BLM MEETS GAA

Posted: 2020-12-28

Is it wise to name a hurling club after an INLA hunger striker?

RESTRICTIONS on foreign travel and a resulting staycation recently gave me cause to travel through West Cork, a beautiful part of the world. As I drove through Skibbereen, I passed O’Donovan Rossa GAA club, named for Jeremiah O’Donovan Rossa who was born about 10 miles east of Skibbereen, near Rosscarbery.  

 

O’Donovan Rossa was a Fenian and member of the Irish Republican Brotherhood (IRB). He organised the first bombings of English cities by Irish Republicans. Perhaps his most famous legacy to the movement for Irish independence was the propaganda generated around his funeral in 1915, when future Easter Rising leader Tom Clarke insisted O’Donovan Rossa’s body be sent from New York for burial in Dublin. Padraig Pearse gave the now-famous graveside oration. 

 

The GAA has a long history of naming clubs after Irish nationalist heroes and other historical figures. From Wolfe Tones of Shannon to Parnells in Coolock, and from Red Hugh’s in County Donegal to Brian Dillons’ in Cork city, there are no shortage of examples. Some names are more popular than others, with at least a dozen clubs on the island named for Patrick Sarsfield and more again honouring Robert Emmet. 

 

While 2020 will no doubt be remembered as the year Covid-19 first struck, it will also be remembered in large part for the rise of the Black Lives Matter movement and the public discourse it has generated around race and race relations. The debate has ranged from the appropriateness of public monuments to certain individuals to (in America at least) the acceptability of certain sports team names and mascots. 

 

Indeed 2020 has been the year that the long debate over the appropriateness of the names and logos of several American major league sports team has reached a crescendo. Most significantly, after decades of criticism, the Washington Redskins have finally bowed to pressure and agreed to change the team’s name and ditch their logo. They were, for the remainder of 2020, known simply as The Washington Football Team while they decided on a new moniker for 2021. 

 

All this gave me cause to think: is it time for the GAA to have a reckoning with its own club names? This is something almost no one is talking about. But in the same way many in the United States questioned what it said about the NFL when one of their teams used a nickname that is a racist slur, should we in Ireland ask what it says about the GAA (and the society of which it is such an important part) when dozens of clubs around the country are named after men (and it is always men) of violence? By honouring Irish Republicans and former members of the Fenians, the IRB and the IRA, does this not legitimise violence? What message does it send to members of the GAA community, to the rest of Irish society, and in particular to the community who have traditionally had little or nothing to do with the GAA (and indeed hold it in suspicion) but must still share this island?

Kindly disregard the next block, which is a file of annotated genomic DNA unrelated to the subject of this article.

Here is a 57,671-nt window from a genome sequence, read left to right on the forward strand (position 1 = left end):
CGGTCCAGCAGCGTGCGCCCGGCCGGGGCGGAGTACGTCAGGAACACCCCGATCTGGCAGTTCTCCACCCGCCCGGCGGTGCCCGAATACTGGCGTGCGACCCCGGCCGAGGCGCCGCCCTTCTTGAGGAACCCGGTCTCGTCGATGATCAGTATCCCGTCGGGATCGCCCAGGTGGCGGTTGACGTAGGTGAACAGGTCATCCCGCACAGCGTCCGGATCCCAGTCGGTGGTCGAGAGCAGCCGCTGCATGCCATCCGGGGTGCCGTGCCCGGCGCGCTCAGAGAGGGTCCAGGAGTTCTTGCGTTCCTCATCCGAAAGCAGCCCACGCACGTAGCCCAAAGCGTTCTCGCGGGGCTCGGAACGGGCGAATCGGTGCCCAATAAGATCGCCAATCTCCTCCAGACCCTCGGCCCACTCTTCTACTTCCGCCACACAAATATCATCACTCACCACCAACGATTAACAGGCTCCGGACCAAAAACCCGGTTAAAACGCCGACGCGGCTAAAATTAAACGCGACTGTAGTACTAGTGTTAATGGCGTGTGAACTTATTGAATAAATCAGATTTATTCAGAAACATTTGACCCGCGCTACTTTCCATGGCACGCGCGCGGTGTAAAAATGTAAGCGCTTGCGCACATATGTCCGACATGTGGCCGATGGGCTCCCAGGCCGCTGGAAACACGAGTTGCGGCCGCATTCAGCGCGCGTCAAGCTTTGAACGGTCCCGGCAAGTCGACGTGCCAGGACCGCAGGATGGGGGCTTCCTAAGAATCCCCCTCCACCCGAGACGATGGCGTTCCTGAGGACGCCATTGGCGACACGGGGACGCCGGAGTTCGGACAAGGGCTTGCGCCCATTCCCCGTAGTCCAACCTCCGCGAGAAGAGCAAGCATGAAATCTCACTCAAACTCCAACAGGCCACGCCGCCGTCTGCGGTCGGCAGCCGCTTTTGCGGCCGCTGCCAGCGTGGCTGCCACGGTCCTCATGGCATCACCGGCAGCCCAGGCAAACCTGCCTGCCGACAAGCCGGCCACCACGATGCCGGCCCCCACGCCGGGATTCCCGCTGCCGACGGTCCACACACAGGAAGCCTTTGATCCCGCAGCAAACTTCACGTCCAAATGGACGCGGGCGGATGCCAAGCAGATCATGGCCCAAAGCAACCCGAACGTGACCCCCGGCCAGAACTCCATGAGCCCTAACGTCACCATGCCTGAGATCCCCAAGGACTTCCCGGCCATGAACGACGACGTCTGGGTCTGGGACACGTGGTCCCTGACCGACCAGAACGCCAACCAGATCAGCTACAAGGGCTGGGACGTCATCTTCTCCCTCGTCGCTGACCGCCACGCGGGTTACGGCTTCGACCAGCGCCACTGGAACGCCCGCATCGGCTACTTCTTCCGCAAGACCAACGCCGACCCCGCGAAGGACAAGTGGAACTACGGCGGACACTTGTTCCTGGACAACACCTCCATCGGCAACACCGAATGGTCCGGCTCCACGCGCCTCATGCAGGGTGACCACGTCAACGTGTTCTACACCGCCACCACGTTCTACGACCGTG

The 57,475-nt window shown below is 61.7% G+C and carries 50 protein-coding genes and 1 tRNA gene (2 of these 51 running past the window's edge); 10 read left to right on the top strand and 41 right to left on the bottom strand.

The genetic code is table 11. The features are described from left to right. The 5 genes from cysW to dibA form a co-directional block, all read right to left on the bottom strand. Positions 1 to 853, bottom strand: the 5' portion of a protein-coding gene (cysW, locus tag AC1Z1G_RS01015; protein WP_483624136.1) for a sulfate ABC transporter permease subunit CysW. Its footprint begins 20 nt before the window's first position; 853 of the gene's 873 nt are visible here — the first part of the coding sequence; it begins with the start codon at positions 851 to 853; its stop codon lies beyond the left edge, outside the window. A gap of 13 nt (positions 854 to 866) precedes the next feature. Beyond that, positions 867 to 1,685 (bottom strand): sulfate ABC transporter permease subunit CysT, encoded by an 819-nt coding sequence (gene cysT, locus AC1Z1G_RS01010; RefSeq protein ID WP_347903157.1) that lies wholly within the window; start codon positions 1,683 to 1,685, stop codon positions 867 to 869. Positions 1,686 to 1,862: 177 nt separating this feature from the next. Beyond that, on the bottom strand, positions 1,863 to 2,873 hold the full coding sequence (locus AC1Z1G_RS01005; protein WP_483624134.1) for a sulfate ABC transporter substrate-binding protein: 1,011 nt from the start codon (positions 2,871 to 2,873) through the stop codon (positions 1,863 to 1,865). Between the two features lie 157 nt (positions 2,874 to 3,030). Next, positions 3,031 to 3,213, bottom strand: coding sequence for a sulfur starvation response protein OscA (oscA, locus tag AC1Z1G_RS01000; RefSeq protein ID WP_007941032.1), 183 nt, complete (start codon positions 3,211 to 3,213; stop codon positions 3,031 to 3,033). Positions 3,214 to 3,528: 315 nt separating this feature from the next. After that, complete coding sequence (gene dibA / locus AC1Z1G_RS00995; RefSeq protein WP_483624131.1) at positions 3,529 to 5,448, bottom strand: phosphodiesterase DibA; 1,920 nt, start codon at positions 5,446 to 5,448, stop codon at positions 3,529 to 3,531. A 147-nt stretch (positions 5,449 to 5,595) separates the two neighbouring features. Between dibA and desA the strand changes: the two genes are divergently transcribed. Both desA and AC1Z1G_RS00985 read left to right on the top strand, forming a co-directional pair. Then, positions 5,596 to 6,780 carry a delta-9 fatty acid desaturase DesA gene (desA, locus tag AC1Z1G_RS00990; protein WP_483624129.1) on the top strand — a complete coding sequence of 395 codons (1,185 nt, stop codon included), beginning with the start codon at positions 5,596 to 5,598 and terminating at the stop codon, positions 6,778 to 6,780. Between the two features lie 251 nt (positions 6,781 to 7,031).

It’s not as if there aren’t other options. While most clubs are named after a local townland or parish, many more are named for saints, and some bear the names of more innocuous individuals: Tommy Larkins GFC and Micheál Breathnach GAA in Galway are named for local men who promoted Irish culture. Sean O’Heslin’s in Ballinamore, County Leitrim, is named for the man who was the early driving force behind gaelic games in the parish. 

 

If clubs must be named for more historical figures – an assumption I would question – there are many that have cross-community appeal, as acknowledged by Cuchulainn’s of Dunloy, Co. Antrim, or Setanta in Carlow. Theobald Wolfe Tone may have had designs on Irish independence, but he explicitly sought to unite Irish men of all religions. But the GAA has more often chosen to honour more controversial figures, such as the vocally pro-slavery John Mitchel who referred to black people as “an innately inferior people” and is honoured with clubs named for him in Newry, Castlebar, Tralee and beyond. 

 

Maybe the practice is understandable when one looks at the history of the Association. From its outset in the 19th century the GAA always took an Irish nationalist outlook and made no apologies for the fact. So it’s perhaps excusable that clubs with a century or so of history would bear the monikers of Liam Mellows, Padraig Pearse, Tom Clarke or Michael O’Hanrahan. 

 

But as Irish society moved on from the violent first quarter of the 20th century, the GAA’s stances on many political issues were slow to shift, and many newly founded clubs continued this tradition. Though the Association’s own website suggests it sees the removal of its rules opposing foreign games and British security forces as “contributing positively to the emergence of post-Troubles modern Ireland” I would suggest that if the GAA wants to be truly modern and inclusive, it should give some thought to what certain club names say to the ‘other tradition’ on the island.